Activist investors have a lot of ideas. But unfortunately, executing them can be much more difficult than pontificating. Casablanca Capital is experiencing this first hand, as shares in its primary holding, Cliffs Natural Resources (CLF), have lost significantly more than half their value since the activist investor took the mining outfit in hand in June 2014.
Put simply, the relationship between Casablanca Capital and Cliffs Natural Resources has not marked the beginning of a beautiful friendship.
Last year, Casablanca Capital had a tremendous victory over CLF, a Cleveland-based mining company that specializes in iron ore and coal. The New York-based hedge fund succeeded in naming six board members and installing Lourenco Goncalves as CEO.
In the lead-up to Casablanca's win, Donald Drapkin, CEO of Casablanca Capital, said -- in an interview with Jim Cramer and David Faber on "Squawk on the Street" in February 2014 -- that "this company has been asleep at the switch for the last three years."
So far, Casablanca's victory appears to be a pyrrhic one. Since Casablanca's coup, Cliffs Natural Resources stock has fallen 85% -- to $2.24. It gets even worse for Casablanca: As of its latest 13F filing, the company lists only CLF as a holding. For comparison, in its filing from August 2014, the company listed nearly 40 holdings from a diverse set of names that included General Motors (GM), Dollar General (DG), Time Warner Cable (TWC) and Valeant Pharmaceuticals (VRX).
The only potential bright spots for Cliffs Natural Resources -- and consequently Casablanca -- come from the misfortunes of its competitors. On Tuesday, Brazilian-based Vale (VALE) announced that it was cutting its iron-ore output due, in part, to a dam collapse at its Samarco venture, which Vale co-owns with Australian-based BHP (BHP). Cliffs Natural Resources could potentially cover the gap in production, but even more important, the production cuts could remove pricing pressure.
"You don't go in because you want to lose money, you go in because you want to make money for shareholders," Drapkin said in an interview with broadcast news program, "Wall Street Week," in September.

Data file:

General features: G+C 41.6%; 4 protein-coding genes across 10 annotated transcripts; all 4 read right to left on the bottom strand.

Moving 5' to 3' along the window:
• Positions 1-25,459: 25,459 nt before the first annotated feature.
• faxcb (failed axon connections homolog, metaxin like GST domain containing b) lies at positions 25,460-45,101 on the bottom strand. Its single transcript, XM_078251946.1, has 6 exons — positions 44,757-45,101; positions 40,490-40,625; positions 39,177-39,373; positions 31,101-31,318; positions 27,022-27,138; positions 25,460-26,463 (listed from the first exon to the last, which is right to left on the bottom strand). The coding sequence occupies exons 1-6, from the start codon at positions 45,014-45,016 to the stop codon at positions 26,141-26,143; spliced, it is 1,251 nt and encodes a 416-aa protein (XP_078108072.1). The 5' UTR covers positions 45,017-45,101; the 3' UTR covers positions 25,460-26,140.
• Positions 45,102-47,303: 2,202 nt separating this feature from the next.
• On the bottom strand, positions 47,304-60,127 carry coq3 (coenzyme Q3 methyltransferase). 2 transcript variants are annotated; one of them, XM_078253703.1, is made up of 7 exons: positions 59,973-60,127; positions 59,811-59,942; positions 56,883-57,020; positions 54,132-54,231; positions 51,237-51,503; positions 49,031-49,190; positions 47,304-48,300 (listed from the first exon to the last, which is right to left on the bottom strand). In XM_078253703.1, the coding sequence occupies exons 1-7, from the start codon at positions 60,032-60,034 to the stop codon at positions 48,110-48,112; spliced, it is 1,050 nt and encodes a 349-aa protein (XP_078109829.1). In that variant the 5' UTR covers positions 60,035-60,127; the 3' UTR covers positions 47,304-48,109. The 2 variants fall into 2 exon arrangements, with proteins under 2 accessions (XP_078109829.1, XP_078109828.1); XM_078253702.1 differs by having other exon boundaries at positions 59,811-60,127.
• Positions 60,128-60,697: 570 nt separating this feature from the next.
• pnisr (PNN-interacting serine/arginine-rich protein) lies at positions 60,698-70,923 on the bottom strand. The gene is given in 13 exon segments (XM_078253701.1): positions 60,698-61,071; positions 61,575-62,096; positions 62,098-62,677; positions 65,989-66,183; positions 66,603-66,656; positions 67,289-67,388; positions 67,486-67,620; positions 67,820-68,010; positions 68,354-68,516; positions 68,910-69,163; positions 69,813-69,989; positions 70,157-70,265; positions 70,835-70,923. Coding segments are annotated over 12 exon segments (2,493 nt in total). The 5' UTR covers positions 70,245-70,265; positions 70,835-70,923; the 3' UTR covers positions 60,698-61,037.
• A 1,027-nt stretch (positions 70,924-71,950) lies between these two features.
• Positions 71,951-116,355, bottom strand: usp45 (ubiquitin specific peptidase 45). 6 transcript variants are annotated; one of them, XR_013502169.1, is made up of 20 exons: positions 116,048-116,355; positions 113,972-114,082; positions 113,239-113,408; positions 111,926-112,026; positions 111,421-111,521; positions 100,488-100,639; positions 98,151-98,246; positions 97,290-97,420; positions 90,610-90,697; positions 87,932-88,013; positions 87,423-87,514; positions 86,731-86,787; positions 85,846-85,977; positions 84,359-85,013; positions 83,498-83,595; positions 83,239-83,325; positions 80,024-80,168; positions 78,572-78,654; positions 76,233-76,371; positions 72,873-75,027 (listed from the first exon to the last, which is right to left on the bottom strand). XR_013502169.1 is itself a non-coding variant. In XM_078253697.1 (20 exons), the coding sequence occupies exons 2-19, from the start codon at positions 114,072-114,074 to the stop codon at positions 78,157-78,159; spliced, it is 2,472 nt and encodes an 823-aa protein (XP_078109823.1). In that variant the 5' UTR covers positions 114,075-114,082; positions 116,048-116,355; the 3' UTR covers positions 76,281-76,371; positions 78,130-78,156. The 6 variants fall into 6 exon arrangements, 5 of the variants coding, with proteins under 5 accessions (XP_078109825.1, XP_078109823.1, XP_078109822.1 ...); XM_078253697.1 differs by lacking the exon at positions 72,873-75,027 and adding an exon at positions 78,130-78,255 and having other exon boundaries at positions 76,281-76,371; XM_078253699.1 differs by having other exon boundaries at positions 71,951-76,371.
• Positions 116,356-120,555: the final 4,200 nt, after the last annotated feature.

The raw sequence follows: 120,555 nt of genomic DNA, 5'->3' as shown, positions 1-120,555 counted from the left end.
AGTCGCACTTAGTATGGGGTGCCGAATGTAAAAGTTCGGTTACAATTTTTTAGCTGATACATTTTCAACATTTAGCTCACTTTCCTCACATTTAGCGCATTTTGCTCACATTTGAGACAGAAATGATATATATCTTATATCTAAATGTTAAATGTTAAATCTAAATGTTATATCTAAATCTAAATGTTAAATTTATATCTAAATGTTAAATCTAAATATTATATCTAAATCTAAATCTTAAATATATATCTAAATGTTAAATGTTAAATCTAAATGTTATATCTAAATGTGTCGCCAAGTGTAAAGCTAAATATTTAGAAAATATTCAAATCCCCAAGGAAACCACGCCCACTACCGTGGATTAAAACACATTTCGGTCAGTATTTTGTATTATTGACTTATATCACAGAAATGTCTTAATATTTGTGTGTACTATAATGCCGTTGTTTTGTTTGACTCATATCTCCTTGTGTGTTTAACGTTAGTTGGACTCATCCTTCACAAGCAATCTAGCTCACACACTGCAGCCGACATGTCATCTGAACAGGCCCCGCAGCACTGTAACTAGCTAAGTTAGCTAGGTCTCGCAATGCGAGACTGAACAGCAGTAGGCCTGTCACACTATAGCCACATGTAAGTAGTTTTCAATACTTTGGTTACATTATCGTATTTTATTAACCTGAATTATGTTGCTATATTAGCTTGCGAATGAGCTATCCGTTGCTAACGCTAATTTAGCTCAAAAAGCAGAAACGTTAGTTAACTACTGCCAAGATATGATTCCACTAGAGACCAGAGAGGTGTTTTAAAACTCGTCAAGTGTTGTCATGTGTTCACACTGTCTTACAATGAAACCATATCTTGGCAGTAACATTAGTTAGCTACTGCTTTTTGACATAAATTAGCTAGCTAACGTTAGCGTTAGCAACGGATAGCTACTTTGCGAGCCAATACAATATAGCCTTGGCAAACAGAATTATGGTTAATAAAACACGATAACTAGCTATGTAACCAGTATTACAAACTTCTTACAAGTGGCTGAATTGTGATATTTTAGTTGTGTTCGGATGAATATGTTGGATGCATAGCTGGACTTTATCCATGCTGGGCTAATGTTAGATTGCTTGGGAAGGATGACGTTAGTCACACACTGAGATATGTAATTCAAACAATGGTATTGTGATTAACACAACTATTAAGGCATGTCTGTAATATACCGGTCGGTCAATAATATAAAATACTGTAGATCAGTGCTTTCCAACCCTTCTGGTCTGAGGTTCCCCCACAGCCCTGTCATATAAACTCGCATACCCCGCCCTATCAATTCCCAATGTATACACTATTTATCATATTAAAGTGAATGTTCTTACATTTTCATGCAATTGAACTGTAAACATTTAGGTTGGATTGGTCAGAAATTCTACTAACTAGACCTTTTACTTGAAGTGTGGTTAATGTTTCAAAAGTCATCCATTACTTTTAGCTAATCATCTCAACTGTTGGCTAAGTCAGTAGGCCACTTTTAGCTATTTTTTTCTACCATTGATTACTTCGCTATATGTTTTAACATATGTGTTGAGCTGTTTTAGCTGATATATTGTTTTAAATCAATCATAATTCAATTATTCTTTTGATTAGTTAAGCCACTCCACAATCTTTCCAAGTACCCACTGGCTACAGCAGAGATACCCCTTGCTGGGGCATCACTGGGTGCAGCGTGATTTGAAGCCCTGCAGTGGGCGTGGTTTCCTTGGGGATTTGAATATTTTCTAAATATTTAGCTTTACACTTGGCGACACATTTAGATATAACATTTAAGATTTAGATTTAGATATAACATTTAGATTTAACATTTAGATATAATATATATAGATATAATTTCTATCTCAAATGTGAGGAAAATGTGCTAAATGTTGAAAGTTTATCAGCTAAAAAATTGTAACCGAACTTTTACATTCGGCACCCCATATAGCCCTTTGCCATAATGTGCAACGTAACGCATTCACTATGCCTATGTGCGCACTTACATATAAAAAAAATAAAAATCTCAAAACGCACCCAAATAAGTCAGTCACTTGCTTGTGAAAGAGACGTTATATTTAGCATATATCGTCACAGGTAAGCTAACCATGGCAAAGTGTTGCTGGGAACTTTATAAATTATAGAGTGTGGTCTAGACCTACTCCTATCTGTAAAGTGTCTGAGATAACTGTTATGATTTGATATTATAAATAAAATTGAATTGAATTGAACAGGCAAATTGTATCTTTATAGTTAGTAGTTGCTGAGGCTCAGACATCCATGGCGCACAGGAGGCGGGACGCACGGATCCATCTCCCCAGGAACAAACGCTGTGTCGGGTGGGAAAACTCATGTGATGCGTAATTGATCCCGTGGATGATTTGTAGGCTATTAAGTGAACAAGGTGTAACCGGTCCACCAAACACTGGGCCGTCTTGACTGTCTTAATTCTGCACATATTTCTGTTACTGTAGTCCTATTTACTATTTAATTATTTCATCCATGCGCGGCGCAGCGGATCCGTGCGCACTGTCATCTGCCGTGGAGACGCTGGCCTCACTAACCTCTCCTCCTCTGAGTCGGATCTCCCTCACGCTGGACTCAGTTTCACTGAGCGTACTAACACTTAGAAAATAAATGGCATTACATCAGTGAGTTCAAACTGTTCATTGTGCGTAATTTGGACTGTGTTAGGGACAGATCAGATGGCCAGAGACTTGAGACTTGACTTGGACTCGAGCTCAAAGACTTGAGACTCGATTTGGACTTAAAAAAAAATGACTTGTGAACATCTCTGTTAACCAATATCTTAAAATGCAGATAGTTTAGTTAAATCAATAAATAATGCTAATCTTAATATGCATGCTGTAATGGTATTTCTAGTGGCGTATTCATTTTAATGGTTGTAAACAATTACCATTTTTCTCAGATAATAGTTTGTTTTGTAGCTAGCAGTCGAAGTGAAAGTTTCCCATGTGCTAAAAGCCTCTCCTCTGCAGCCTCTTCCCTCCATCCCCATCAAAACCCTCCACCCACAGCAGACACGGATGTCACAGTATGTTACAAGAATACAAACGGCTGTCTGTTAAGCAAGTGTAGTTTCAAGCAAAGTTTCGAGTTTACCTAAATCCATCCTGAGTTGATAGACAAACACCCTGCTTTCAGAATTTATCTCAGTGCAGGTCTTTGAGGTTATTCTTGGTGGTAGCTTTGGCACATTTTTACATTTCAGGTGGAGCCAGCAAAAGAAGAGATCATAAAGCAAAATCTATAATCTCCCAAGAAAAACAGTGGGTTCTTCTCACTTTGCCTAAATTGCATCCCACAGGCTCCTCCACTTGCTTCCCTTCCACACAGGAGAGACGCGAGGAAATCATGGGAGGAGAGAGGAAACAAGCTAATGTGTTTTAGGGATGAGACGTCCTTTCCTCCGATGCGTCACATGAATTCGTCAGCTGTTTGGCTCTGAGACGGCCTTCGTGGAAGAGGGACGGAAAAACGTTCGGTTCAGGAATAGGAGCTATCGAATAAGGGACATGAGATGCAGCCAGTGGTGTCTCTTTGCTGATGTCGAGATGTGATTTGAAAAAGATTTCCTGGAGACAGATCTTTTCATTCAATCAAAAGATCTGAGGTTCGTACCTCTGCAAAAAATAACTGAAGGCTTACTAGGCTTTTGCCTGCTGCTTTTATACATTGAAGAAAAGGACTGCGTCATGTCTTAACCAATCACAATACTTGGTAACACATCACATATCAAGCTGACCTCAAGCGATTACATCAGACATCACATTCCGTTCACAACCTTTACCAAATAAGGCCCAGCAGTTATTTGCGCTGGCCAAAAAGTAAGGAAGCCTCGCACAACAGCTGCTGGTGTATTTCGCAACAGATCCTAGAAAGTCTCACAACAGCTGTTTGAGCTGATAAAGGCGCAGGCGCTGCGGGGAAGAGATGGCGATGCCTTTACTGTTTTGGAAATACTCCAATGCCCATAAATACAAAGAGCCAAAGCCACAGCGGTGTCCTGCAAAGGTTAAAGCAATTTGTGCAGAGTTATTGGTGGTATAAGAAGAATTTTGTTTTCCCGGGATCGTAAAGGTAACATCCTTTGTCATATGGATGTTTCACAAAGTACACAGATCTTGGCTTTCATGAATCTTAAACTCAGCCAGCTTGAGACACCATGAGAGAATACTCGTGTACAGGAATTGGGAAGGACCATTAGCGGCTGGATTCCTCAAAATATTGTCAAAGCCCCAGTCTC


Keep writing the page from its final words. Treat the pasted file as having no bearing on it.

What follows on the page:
Of course, one reason for Cliffs Natural Resources' decline is the fall in commodity prices -- specifically iron ore. Since Casablanca initiated Cliffs Natural Resources' management change last June, the price of iron ore has fallen over 50% -- to just below $40 per metric ton from $96.50, as of Monday's pricing. The decline is part of a much longer pattern of declining iron ore prices, and other companies in the space have also felt the pinch.
"You have to ride out the commodities cycle, and I wish I knew how long this one was going to last," Drapkin said during the same interview, after noting that other mining companies -- such as BHP and Vale -- can continue production down to $45. Shares of BHP and Vale are down 43% and 60%, respectively, so far this year.
Even so, Cliffs Natural Resources faces fundamental issues. Like many companies in the commodities space, liquidity is an issue as the price of commodities falls. Also, the company has had difficulty divesting itself from nonperforming assets. Specifically the company said that several other coal companies have declared bankruptcy, which has created a dearth of buyers for its planned sales of the Pinnacle and Oak Grove mines.
"From our side, we have no intention to be at the mercy of the buyers' timelines. We control the process and not them. While the effort to sell these assets continues, we must do more to shore up profitability as we operate these mines during the sale process," Goncalves said, during the third-quarter conference call. In the meantime, Cliffs Natural Resources has cut the workforce from the mines by half.
How much Cliffs Natural Resources can recover after lowering debt and other cost-cutting measures remains to be seen. Still, it hasn't weakened Drapkin's conviction in the role of the activist investor.
"It doesn't mean that every activist is a good guy. It doesn't mean that every activist knows what he's talking about, or has done his homework, or is a better manager than the guy who is there," Drapkin said on "Wall Street Week," while speaking more broadly about the role of activist investors. "There are good deals and there are bad deals."
So far, this has proven to be a bad deal for Casablanca.